What does Pilates do, and how does it differ from other fitness regimens?
Many practitioners of Pilates find it to be more than a workout.
In lots of cases, Pilates is a lifestyle. The benefits that come with practicing its exercises are incomparable, especially as a regimen you can teach and train yourself to master.
What does Pilates do?
Pilates is about training your muscle groups to work together, creating smoother movements. This will also help with improving posture, supporting proper breathing, supporting healthy spinal and pelvic alignment, and help you become more in tune with the nuances of your own body.
It also helps to improve flexibility and range of motion as well as reducing stress. Another thing to keep in mind about Pilates is quality over quantity: it should be stressed that the quality of the movements practiced is vastly more crucial than the quantity of repetitions.
When practiced regularly (about three times a week), Pilates can help you develop a stronger core, a stronger back, and gain more lean muscles. It helps with flexibility and also helps to create an evenly conditioned body.
Pilates can do wonders for the body, and not just physically. When adding proper breathing to Pilates, you are better able to execute movements with maximum power and efficiency. Pilates teaches things like quality of breathing and proper body alignment. By engaging your mind while exercising the body, you’re reaping the biggest benefits from practicing Pilates. Pilates is beneficial for overall physical health and also supports mental wellness.
But what is it that makes Pilates different from other forms of exercise? In this article, we discuss the things that differentiate Pilates from other fitness regimens and why these distinctions are so important.
Fitness regimens that bear some commonalities with Pilates include yoga, tai chi, barre, and even swimming.
Pilates and yoga
Pilates and yoga have a lot in common, but they’re certainly not interchangeable. Yoga is almost more akin to a form of active meditation, in which the practitioner (in this case, yogi) performs asanas to help create a physical, mental, and emotional experience within and throughout the body.
On the other hand, Pilates helps the practitioner learn to train several muscle groups at once using smooth controlled movements. That’s not to say that there is not or cannot be a spiritual or emotional aspect to performing Pilates; any type of movement can be meditative when performed with mindfulness. It’s more to say that Pilates helps to retrain the body to move in more efficient – and ultimately safer – patterns of motion.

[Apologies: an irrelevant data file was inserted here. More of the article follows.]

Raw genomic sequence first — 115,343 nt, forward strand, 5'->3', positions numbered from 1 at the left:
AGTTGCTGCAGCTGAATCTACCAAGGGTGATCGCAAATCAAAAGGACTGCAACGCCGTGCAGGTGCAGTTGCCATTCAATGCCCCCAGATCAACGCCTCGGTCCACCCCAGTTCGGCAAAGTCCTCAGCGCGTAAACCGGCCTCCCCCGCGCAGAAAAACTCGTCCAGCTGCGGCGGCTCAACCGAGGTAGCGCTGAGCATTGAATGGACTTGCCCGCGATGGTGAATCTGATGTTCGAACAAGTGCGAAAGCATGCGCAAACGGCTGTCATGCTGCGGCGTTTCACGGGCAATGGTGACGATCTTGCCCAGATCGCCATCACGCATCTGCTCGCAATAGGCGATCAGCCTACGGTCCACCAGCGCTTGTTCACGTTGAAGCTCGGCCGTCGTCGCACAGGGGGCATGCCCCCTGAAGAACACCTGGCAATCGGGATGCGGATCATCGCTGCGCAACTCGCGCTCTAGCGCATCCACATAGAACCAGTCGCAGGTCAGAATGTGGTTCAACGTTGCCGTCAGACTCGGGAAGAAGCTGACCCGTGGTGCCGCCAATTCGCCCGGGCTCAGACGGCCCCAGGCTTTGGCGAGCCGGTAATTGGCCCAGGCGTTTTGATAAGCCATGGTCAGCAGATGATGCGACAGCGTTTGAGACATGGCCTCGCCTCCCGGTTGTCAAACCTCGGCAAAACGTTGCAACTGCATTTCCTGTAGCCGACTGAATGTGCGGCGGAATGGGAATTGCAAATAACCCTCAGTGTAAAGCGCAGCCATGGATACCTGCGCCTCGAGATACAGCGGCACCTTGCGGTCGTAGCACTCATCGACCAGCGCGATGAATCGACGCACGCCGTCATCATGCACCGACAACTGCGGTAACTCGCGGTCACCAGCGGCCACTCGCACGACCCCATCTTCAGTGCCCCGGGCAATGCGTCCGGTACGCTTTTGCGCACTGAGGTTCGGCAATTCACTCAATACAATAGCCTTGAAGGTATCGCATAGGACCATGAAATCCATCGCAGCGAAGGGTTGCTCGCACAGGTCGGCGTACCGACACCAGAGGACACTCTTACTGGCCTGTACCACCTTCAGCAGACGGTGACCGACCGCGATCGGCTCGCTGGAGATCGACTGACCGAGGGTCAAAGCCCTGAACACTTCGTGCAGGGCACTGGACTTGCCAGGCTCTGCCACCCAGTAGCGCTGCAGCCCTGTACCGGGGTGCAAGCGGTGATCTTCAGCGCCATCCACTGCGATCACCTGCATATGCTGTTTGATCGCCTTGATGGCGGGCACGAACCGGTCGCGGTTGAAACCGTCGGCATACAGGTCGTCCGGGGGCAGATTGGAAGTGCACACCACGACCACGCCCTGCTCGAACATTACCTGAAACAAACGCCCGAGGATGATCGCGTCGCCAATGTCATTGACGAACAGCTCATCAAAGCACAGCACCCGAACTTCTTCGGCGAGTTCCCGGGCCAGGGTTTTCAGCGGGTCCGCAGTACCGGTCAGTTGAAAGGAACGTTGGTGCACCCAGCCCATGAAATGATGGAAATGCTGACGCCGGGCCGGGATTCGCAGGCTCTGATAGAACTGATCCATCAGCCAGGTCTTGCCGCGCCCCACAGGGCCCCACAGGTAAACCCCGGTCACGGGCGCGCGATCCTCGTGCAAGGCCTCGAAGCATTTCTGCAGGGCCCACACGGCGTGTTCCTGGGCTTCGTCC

For example, Pilates emphasizes focusing on proper breathing, helping to maintain healthy spinal and pelvic alignment. Ultimately, this allows the body and mind to spend their combined focus on smooth movement, helping to facilitate an acute awareness of the body. In turn, this can help with things ranging from stress to back pain to gaining a stronger physical core.
Pilates and tai chi
Tai chi is an internal Chinese martial art, internal meaning that it focuses more on interior development than physiological development. It blends concepts of movement, meditation, and (sometimes) Traditional Chinese Medicine, or TCM. Tai chi does not require the same amount of physical movement that Pilates does, but both focus on building muscle strength and autonomic memory.
Pilates and barre
Barre is a hybrid exercise regimen that borrows elements from ballet, yoga, and Pilates. Its name comes from the use of a ballet barre throughout practice. When compared with yoga, Pilates, and tai chi, barre is significantly more physical and less mental, and is generally practiced without a spiritual component.
Pilates and swimming
Because of their shared focus on gentle and repetitive moments, Pilates and swimming have quite a bit in common when it comes to the type of muscle memory the two forms of exercise facilitate. Many find their swimming exercise to be meditative and look forward to their daily dip as a form of spiritual and emotional cleansing. Likewise, learning proper breath control is a major component of both Pilates and swimming.
Pilates shares similarities with other types of exercise, but there’s nothing out there that’s completely interchangeable. Try out different exercise regimens to see which one suits you best and provides you with the best physical, mental, and spiritual benefits.